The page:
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Alaska Dispatch News

First underwater video of one of Franklin's historic shipwrecks

It’s been more than 160 years since Sir John Franklin’s ill-fated Arctic voyage, in which two of his ships, the Erebus and the Terror, were deserted at sea after being trapped in the ice. The wreckage was discovered earlier this month, a find that John Geiger, chief executive officer of The Royal Canadian Geographical Society, called "one of the two most important undiscovered shipwrecks in the world."This is the first footage of one of the expedition ships -- it is unclear which one -- captured by​ Parks Canada’s underwater archaeology team. 
Alaska Dispatch News
Cirque Mechanics is a distinctive circus experience, its inspiration based in American mechanical ingenuity. The show utilizes inventive aerial devices that showcase the relationship between the acrobatic and mechanical worlds. Cirque Mechanics wowed audiences with its show at the 2014 Alaska State Fair.
Alaska Dispatch News
During the Palmer Invitational on Sept. 6, Allie Ostrander of Kenai ran a nation's best time of 16:40 in the 5-kilometer cross-country race, clipping four seconds off her speedy time two weeks earlier. The second-fastest girl in the nation, Sarah Kettel of Michigan, is a whopping 46 seconds slower than the Alaskan.  At Palmer, the fleet Ostrander, a senior, finished more than two minutes ahead of runner-up Olivia Hutchings of Soldotna. Her time was the fifth fastest of the day, beating all of the times in the Class 1-2-3A boys race and all but four of the times in the Class 4A boys race.Ostrander is one of the greatest Alaska high school runners ever. In recent months she has:• Become the first girl to win the overall junior Mount Marathon crown in Seward on July 4.• At the Alaska high school track and field championships, wiped out not only the 2003 state record in the girls 1,600-meter race set by Kris Smith of West, and bettered the 1977 mile record set by Betsy Haines of East. Ostrander finished that race in 4 minutes, 49.47 seconds, taking five seconds off her previous PR (4:54.82), erasing Smith's time of 4:55.89 from the state record book.• The previous day, Ostrander won the 3,200 in 10:13.87 to break the 1986 state record set by the legendary Kristi (Klinnert) Waythomas of Kodiak.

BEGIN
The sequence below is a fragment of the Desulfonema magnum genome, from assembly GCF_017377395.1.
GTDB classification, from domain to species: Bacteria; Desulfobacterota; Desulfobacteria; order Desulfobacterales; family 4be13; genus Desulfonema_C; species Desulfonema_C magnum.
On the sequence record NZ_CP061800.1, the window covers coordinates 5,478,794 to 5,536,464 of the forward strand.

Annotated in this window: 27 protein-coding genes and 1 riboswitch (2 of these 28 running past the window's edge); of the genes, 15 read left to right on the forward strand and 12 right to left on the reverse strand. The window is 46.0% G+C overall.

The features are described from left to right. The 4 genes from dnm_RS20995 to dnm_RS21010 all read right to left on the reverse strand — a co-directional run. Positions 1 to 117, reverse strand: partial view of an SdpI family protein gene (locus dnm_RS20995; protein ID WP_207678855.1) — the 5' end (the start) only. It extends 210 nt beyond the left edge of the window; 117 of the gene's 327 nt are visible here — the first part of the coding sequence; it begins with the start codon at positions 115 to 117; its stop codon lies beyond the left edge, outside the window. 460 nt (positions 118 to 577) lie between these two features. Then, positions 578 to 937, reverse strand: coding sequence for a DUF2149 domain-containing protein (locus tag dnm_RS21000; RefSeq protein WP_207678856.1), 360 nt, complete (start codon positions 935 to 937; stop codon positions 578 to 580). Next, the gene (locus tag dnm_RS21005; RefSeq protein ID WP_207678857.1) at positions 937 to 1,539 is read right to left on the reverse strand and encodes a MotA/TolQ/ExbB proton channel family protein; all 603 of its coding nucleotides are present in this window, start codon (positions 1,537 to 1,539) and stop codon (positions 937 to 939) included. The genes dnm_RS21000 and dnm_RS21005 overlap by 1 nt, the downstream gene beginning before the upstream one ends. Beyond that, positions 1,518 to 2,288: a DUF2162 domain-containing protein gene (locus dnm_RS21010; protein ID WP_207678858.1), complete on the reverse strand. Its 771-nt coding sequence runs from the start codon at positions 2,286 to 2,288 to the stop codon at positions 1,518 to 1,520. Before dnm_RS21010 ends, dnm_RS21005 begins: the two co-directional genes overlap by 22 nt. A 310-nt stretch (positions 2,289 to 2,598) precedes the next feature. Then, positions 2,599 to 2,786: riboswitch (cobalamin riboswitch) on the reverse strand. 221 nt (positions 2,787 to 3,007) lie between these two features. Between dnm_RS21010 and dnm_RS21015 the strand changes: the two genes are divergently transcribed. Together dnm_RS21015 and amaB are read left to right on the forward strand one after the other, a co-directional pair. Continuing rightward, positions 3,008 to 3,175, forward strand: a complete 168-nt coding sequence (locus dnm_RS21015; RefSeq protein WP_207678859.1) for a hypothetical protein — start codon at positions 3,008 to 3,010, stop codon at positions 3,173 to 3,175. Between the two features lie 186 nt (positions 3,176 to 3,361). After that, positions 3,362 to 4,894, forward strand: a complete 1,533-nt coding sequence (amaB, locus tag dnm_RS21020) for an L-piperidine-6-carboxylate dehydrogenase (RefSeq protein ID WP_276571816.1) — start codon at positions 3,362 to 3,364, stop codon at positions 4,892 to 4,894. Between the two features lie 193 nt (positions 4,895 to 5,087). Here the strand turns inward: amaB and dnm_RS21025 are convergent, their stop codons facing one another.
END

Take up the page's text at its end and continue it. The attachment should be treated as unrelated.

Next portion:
Alaska Dispatch News
On Tuesday, independent candidate for Alaska governor Bill Walker and Democratic candidate Byron Mallott formally announced that they would join forces in a unity campaign for the state's top executive office, in an unusual and historic bid to unseat incumbent Republican Gov. Sean Parnell. News of the unity campaign came out on Labor Day, as the state's Democratic committee held a vote on whether to allow the move. Mallott, the party's choice for gubernatorial candidate will instead run for Lieutenant Governor, while Walker, a registered Republican, will drop that party's registration and become independent.
Alaska Dispatch News

Vanishing World

Newtok has been sinking into the sea slowly but surely. This rural village of approximately 300 people, predominantly Yup'ik Eskimo, needs to relocate before the village is submerged.The permanently frozen subsoil known as permafrost that many villages in Alaska are built on is slowly melting due to the warming ocean temperatures. With the shoreline receding, villages are vulnerable to powerful storms that continually erode the landscape around them. According to reporting by New York Times, studies say Newtok, already below sea level, could be washed away within a decade. Along with the villages of Shishmaref and Kivalina farther north, Newtok has been the hardest hit of about 180 Alaska villages that suffer some degree of erosion.
Alaska Dispatch News
Alaska Department of Fish and Game interpreter Jane Pascoe shot this short video showing a mother and her two cubs at the brown bear viewing area at Pack Creek on Admiralty Island. The cubs sure look like they're enjoying summer!